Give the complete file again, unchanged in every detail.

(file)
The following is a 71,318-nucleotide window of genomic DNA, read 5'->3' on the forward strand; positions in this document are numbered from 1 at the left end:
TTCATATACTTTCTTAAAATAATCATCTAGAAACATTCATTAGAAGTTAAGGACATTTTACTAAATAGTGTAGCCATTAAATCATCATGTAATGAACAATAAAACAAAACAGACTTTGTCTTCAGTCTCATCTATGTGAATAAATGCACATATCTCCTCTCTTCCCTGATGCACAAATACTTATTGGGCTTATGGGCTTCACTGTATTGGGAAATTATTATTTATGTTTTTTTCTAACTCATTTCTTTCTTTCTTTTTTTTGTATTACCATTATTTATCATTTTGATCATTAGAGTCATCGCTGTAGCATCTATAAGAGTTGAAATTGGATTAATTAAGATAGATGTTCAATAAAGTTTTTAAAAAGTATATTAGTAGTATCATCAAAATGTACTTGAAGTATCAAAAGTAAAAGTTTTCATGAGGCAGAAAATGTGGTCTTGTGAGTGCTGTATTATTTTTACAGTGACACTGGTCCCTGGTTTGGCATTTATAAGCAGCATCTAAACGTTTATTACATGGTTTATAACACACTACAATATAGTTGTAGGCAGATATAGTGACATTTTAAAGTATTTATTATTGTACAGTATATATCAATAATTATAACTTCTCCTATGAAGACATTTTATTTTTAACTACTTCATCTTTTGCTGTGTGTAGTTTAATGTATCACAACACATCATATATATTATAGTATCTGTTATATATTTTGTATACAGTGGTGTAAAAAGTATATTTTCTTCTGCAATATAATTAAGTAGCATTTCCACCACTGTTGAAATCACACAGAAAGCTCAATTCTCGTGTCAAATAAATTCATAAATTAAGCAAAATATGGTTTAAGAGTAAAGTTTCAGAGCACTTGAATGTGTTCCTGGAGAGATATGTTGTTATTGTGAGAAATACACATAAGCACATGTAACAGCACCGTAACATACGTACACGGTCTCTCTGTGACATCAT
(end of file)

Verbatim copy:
The following is a 71,318-nucleotide window of genomic DNA, read 5'->3' on the forward strand; positions in this document are numbered from 1 at the left end:
TTCATATACTTTCTTAAAATAATCATCTAGAAACATTCATTAGAAGTTAAGGACATTTTACTAAATAGTGTAGCCATTAAATCATCATGTAATGAACAATAAAACAAAACAGACTTTGTCTTCAGTCTCATCTATGTGAATAAATGCACATATCTCCTCTCTTCCCTGATGCACAAATACTTATTGGGCTTATGGGCTTCACTGTATTGGGAAATTATTATTTATGTTTTTTTCTAACTCATTTCTTTCTTTCTTTTTTTTGTATTACCATTATTTATCATTTTGATCATTAGAGTCATCGCTGTAGCATCTATAAGAGTTGAAATTGGATTAATTAAGATAGATGTTCAATAAAGTTTTTAAAAAGTATATTAGTAGTATCATCAAAATGTACTTGAAGTATCAAAAGTAAAAGTTTTCATGAGGCAGAAAATGTGGTCTTGTGAGTGCTGTATTATTTTTACAGTGACACTGGTCCCTGGTTTGGCATTTATAAGCAGCATCTAAACGTTTATTACATGGTTTATAACACACTACAATATAGTTGTAGGCAGATATAGTGACATTTTAAAGTATTTATTATTGTACAGTATATATCAATAATTATAACTTCTCCTATGAAGACATTTTATTTTTAACTACTTCATCTTTTGCTGTGTGTAGTTTAATGTATCACAACACATCATATATATTATAGTATCTGTTATATATTTTGTATACAGTGGTGTAAAAAGTATATTTTCTTCTGCAATATAATTAAGTAGCATTTCCACCACTGTTGAAATCACACAGAAAGCTCAATTCTCGTGTCAAATAAATTCATAAATTAAGCAAAATATGGTTTAAGAGTAAAGTTTCAGAGCACTTGAATGTGTTCCTGGAGAGATATGTTGTTATTGTGAGAAATACACATAAGCACATGTAACAGCACCGTAACATACGTACACGGTCTCTCTGTGACATCAT